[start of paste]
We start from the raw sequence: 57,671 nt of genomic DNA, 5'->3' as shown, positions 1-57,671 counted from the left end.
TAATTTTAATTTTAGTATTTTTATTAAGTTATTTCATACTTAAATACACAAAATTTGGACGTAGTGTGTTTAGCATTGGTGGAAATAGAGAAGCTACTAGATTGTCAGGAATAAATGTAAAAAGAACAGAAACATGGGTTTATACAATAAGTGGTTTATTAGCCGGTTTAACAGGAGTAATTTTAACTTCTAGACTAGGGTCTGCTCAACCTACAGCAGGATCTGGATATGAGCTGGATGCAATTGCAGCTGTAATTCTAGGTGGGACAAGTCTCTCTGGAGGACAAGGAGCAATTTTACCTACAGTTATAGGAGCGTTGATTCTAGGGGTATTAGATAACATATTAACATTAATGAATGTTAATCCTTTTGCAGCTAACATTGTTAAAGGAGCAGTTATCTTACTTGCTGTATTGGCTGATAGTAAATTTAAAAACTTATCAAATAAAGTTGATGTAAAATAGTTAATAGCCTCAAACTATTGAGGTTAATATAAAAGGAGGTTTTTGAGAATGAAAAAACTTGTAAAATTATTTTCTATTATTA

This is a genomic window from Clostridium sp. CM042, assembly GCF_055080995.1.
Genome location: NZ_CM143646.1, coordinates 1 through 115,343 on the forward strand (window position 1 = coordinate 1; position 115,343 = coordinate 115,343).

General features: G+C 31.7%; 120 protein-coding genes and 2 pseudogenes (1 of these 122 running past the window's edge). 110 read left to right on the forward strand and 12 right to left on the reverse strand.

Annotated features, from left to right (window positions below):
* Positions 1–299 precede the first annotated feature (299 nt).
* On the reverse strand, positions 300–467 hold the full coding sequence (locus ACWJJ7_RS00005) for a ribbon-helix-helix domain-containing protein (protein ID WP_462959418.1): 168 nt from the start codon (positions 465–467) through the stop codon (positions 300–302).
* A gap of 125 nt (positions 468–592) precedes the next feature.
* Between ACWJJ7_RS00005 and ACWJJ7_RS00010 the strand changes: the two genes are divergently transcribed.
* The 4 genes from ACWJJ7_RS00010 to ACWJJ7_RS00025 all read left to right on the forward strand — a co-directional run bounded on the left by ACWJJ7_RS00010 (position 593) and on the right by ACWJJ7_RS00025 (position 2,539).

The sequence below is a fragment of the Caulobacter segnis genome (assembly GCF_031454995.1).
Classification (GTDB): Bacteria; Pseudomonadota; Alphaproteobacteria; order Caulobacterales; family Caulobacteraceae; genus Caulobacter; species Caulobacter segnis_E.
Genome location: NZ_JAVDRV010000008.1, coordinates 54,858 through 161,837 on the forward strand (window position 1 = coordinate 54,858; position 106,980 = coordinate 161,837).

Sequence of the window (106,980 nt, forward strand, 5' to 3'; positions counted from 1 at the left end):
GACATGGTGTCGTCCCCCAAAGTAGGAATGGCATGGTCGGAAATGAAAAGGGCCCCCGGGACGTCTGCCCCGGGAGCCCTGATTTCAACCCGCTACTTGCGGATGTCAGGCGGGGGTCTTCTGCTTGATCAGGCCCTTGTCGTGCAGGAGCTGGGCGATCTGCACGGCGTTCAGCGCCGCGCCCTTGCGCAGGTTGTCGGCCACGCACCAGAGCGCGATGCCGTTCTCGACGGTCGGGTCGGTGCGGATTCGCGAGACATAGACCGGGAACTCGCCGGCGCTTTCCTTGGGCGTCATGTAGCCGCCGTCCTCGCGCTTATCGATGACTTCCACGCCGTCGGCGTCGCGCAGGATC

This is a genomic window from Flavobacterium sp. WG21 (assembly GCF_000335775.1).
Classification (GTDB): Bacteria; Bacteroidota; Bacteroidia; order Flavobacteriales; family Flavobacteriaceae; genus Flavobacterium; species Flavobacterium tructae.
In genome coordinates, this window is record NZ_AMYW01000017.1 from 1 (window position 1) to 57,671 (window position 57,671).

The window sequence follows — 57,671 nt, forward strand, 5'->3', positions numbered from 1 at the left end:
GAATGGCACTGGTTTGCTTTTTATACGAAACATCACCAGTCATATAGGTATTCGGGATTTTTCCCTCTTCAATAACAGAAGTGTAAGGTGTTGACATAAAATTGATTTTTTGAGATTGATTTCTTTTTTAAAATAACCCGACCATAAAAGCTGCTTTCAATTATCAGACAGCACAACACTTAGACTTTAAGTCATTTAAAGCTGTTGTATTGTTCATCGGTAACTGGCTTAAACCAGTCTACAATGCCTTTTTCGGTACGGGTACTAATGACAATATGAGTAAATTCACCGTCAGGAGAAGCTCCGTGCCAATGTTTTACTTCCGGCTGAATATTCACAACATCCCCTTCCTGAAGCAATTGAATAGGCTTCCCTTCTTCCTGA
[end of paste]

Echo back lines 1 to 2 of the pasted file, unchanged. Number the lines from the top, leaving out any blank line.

We start from the raw sequence: 57,671 nt of genomic DNA, 5'->3' as shown, positions 1-57,671 counted from the left end.
TAATTTTAATTTTAGTATTTTTATTAAGTTATTTCATACTTAAATACACAAAATTTGGACGTAGTGTGTTTAGCATTGGTGGAAATAGAGAAGCTACTAGATTGTCAGGAATAAATGTAAAAAGAACAGAAACATGGGTTTATACAATAAGTGGTTTATTAGCCGGTTTAACAGGAGTAATTTTAACTTCTAGACTAGGGTCTGCTCAACCTACAGCAGGATCTGGATATGAGCTGGATGCAATTGCAGCTGTAATTCTAGGTGGGACAAGTCTCTCTGGAGGACAAGGAGCAATTTTACCTACAGTTATAGGAGCGTTGATTCTAGGGGTATTAGATAACATATTAACATTAATGAATGTTAATCCTTTTGCAGCTAACATTGTTAAAGGAGCAGTTATCTTACTTGCTGTATTGGCTGATAGTAAATTTAAAAACTTATCAAATAAAGTTGATGTAAAATAGTTAATAGCCTCAAACTATTGAGGTTAATATAAAAGGAGGTTTTTGAGAATGAAAAAACTTGTAAAATTATTTTCTATTATTA